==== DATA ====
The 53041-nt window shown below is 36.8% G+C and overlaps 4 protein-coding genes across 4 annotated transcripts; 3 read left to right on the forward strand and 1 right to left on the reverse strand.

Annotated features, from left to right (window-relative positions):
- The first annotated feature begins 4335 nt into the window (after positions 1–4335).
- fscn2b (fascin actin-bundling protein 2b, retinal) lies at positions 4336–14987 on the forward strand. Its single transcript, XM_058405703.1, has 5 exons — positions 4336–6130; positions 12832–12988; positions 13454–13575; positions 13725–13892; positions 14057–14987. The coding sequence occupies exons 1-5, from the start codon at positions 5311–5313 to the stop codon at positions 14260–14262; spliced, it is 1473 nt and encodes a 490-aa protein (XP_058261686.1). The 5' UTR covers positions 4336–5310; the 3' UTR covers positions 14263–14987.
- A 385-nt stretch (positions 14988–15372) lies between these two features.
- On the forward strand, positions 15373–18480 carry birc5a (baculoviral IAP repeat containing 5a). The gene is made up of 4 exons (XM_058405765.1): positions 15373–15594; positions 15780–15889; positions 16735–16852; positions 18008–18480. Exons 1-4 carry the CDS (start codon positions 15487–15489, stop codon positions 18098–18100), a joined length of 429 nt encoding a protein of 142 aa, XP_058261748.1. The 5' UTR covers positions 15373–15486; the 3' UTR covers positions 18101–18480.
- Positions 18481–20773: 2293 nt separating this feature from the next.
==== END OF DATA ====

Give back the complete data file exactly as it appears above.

The 53041-nt window shown below is 36.8% G+C and overlaps 4 protein-coding genes across 4 annotated transcripts; 3 read left to right on the forward strand and 1 right to left on the reverse strand.

Annotated features, from left to right (window-relative positions):
- The first annotated feature begins 4335 nt into the window (after positions 1–4335).
- fscn2b (fascin actin-bundling protein 2b, retinal) lies at positions 4336–14987 on the forward strand. Its single transcript, XM_058405703.1, has 5 exons — positions 4336–6130; positions 12832–12988; positions 13454–13575; positions 13725–13892; positions 14057–14987. The coding sequence occupies exons 1-5, from the start codon at positions 5311–5313 to the stop codon at positions 14260–14262; spliced, it is 1473 nt and encodes a 490-aa protein (XP_058261686.1). The 5' UTR covers positions 4336–5310; the 3' UTR covers positions 14263–14987.
- A 385-nt stretch (positions 14988–15372) lies between these two features.
- On the forward strand, positions 15373–18480 carry birc5a (baculoviral IAP repeat containing 5a). The gene is made up of 4 exons (XM_058405765.1): positions 15373–15594; positions 15780–15889; positions 16735–16852; positions 18008–18480. Exons 1-4 carry the CDS (start codon positions 15487–15489, stop codon positions 18098–18100), a joined length of 429 nt encoding a protein of 142 aa, XP_058261748.1. The 5' UTR covers positions 15373–15486; the 3' UTR covers positions 18101–18480.
- Positions 18481–20773: 2293 nt separating this feature from the next.